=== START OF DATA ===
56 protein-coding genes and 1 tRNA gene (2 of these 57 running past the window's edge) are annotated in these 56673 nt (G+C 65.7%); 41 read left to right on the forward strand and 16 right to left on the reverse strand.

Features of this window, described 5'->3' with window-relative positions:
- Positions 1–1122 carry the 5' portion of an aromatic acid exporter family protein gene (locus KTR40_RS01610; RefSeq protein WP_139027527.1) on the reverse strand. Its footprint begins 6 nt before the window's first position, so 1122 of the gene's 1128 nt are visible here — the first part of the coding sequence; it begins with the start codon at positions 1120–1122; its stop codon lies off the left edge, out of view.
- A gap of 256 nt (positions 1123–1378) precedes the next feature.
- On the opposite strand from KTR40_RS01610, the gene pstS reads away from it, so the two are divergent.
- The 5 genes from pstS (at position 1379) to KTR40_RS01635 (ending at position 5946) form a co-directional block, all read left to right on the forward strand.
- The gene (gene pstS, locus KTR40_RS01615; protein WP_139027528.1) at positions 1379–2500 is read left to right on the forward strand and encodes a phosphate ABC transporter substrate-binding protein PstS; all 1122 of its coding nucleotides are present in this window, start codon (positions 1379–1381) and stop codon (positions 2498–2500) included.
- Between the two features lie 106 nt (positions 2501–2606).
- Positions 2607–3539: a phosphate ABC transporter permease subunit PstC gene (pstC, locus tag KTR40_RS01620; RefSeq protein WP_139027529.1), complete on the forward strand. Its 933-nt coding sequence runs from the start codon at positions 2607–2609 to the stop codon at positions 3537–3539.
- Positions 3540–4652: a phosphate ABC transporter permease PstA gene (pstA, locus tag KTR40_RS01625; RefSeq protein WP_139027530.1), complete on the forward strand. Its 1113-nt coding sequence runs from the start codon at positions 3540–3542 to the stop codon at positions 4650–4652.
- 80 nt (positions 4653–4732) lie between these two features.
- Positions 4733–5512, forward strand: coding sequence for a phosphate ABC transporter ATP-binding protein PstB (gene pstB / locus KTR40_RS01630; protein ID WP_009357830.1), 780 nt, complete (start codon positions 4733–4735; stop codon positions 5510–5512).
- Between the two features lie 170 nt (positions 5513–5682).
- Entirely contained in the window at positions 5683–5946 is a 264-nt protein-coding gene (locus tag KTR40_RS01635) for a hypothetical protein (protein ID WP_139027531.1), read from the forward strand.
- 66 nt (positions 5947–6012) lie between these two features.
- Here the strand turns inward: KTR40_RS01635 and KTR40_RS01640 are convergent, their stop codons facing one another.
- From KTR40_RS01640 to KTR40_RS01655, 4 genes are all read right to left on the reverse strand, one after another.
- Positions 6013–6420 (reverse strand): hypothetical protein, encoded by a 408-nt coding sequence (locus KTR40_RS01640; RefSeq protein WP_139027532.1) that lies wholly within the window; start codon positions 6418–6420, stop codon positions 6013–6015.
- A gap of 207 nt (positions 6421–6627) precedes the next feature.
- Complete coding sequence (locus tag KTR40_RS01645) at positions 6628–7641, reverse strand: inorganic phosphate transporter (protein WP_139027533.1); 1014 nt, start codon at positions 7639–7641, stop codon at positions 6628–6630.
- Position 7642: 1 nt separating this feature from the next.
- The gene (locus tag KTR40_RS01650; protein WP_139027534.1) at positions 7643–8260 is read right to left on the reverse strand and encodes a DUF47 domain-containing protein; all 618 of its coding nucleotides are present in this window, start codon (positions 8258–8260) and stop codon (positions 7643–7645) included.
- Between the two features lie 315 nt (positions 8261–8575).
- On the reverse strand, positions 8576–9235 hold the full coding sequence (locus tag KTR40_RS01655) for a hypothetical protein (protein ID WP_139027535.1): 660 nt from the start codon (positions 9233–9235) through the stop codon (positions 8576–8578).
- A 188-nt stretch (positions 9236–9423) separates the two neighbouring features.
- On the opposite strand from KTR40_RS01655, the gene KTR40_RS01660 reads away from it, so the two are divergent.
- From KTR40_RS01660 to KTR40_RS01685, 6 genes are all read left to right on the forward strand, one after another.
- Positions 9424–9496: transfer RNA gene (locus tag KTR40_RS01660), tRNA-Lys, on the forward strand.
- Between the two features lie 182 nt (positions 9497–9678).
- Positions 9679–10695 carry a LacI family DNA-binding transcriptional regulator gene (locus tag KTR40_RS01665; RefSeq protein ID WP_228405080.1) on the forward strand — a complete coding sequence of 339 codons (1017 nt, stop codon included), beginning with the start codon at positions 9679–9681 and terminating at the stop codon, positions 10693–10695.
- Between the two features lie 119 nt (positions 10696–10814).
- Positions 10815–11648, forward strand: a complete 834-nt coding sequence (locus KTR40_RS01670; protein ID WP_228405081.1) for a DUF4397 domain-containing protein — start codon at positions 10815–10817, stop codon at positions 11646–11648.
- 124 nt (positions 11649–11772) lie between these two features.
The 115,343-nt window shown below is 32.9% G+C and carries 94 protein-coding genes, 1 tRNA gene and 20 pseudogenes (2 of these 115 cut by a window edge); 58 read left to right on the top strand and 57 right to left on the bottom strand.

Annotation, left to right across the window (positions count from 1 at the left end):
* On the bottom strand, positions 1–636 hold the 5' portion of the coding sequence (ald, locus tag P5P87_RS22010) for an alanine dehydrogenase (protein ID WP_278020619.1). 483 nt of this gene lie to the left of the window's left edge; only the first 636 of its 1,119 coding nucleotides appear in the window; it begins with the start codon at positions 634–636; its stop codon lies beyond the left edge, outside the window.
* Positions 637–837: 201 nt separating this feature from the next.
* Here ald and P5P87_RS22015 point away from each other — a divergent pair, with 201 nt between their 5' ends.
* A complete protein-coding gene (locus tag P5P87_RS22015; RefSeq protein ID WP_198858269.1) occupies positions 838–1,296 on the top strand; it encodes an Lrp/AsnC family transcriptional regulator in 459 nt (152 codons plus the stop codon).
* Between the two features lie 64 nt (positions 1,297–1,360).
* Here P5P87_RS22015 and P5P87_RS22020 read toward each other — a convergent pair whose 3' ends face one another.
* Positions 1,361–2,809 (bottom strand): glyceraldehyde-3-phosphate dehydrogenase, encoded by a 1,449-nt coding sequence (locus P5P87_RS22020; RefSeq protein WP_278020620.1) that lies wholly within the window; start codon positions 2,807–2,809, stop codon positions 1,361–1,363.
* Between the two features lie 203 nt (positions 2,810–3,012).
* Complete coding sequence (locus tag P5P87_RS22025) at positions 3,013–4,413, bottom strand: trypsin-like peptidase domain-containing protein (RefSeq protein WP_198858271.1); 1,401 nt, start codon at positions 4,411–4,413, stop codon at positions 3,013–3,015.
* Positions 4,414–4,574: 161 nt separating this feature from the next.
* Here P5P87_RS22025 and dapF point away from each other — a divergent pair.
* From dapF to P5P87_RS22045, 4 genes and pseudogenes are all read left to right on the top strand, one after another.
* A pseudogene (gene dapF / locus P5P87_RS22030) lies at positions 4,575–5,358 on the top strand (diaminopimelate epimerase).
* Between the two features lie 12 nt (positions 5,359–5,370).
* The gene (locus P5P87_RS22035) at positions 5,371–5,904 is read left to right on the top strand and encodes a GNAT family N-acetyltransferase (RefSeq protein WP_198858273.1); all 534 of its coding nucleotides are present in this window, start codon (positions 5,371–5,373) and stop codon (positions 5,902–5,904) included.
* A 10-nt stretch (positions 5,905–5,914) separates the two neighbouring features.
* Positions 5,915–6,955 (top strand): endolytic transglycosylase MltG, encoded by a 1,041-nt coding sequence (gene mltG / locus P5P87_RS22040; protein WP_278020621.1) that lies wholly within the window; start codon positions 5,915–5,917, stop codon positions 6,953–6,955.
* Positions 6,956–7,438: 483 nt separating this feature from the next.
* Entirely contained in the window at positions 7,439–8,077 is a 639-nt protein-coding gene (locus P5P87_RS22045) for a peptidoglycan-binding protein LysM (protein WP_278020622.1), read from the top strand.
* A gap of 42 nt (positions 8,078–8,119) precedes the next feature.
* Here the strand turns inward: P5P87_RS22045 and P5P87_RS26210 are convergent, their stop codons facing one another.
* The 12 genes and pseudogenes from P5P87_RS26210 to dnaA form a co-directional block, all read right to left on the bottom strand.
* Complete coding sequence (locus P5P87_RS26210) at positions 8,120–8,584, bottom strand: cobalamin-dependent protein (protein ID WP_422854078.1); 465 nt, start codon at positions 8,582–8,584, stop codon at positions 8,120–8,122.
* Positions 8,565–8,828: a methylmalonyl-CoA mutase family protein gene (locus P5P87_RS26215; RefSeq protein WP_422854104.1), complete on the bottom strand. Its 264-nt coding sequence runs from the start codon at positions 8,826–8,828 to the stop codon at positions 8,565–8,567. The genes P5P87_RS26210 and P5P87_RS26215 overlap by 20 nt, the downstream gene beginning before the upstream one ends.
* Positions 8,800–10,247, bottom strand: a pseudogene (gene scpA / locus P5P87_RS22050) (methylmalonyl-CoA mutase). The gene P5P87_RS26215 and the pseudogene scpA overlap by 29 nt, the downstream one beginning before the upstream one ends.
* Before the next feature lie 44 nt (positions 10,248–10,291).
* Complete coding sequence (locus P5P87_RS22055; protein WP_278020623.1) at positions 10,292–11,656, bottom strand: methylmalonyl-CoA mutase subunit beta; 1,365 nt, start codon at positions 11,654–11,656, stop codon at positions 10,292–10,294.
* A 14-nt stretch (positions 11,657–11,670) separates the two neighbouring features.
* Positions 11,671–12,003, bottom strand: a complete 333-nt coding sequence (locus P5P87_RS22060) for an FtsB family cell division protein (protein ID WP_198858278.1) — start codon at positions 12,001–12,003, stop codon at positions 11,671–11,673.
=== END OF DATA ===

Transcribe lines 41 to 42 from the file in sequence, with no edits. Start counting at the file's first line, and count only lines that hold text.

* Here P5P87_RS22015 and P5P87_RS22020 read toward each other — a convergent pair whose 3' ends face one another.
* Positions 1,361–2,809 (bottom strand): glyceraldehyde-3-phosphate dehydrogenase, encoded by a 1,449-nt coding sequence (locus P5P87_RS22020; RefSeq protein WP_278020620.1) that lies wholly within the window; start codon positions 2,807–2,809, stop codon positions 1,361–1,363.